Happy Now?

June 2, 2010 05:51

What’s at stake in America’s battle over free enterprise.

Arthur Brooks at NRO

On May 13, 2009, at Arizona State University, Barack Obama delivered his first commencement address as President of the United States. At one of the most frightening economic moments in America’s history, it was a chance to be a mentor, a teacher, and the nation’s inspirer-in-chief.

Did the president urge the graduates to get out there and create the growth and jobs our country needs? Did he inspire them to be the next generation of great American innovators and entrepreneurs? No; instead, he told the graduates that people who “chase after all the usual brass rings” display “a poverty of ambition.” He averred that this thinking “has been in our culture for far too long.” He told them they could do better than trying “to be on this ‘who’s who’ list or that top 100 list.”

If you’re a free marketeer, you’ve faced this charge a thousand times: You are a materialist. Meanwhile, your progressive interlocutors are interested in the higher-order things in life — such as fairness, compassion, and equality. Your vision for America might be wealthier, but theirs is happier.

Progressives have been making this case for generations. Their reasoning is clear. When people pursue “the usual brass rings” in the free market, there are winners, and there are losers. Many people get rich; many others do not. These differences may reflect merit and they may not. But one thing is for sure: Income inequality will result. And inequality, for many progressive leaders and intellectuals, is the enemy. In their view, it leads to an unjust, unhappy, Hobbesian, all-against-all society.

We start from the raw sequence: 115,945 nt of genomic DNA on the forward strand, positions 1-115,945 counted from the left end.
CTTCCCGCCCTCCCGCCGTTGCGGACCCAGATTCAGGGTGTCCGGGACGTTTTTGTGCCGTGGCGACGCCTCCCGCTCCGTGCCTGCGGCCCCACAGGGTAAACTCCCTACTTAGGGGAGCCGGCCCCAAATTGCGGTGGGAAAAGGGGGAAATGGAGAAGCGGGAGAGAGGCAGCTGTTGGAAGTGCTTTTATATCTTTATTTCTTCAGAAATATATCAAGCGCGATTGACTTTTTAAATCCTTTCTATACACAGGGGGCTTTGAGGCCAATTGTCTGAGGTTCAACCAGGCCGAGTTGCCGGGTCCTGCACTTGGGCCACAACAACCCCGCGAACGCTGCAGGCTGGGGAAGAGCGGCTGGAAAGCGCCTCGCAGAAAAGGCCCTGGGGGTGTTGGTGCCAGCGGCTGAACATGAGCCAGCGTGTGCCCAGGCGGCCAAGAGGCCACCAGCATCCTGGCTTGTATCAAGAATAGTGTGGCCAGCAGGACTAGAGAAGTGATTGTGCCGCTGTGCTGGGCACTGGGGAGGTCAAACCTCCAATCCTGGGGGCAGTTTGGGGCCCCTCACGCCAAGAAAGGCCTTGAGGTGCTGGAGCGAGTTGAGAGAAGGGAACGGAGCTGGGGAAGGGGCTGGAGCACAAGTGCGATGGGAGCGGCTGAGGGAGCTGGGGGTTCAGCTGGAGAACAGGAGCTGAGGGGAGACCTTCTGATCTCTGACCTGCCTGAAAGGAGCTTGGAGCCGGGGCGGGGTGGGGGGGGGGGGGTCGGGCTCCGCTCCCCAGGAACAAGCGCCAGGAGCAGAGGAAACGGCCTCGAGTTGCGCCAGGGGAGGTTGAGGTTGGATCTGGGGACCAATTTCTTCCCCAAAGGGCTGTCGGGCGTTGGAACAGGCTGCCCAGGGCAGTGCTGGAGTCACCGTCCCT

A modern, compassionate society, they believe, can do better than the current system with its rising inequality. But that means employing more than soft rhetoric. We also need policies that weaken the free-enterprise system by lowering the rewards it brings to the winners as well as the consequences to the losers. As candidate Obama famously told Samuel Joseph Wurzelbacher — “Joe the Plumber” — on the campaign trail in October 2008, “I think when you spread the wealth around it’s good for everybody.”


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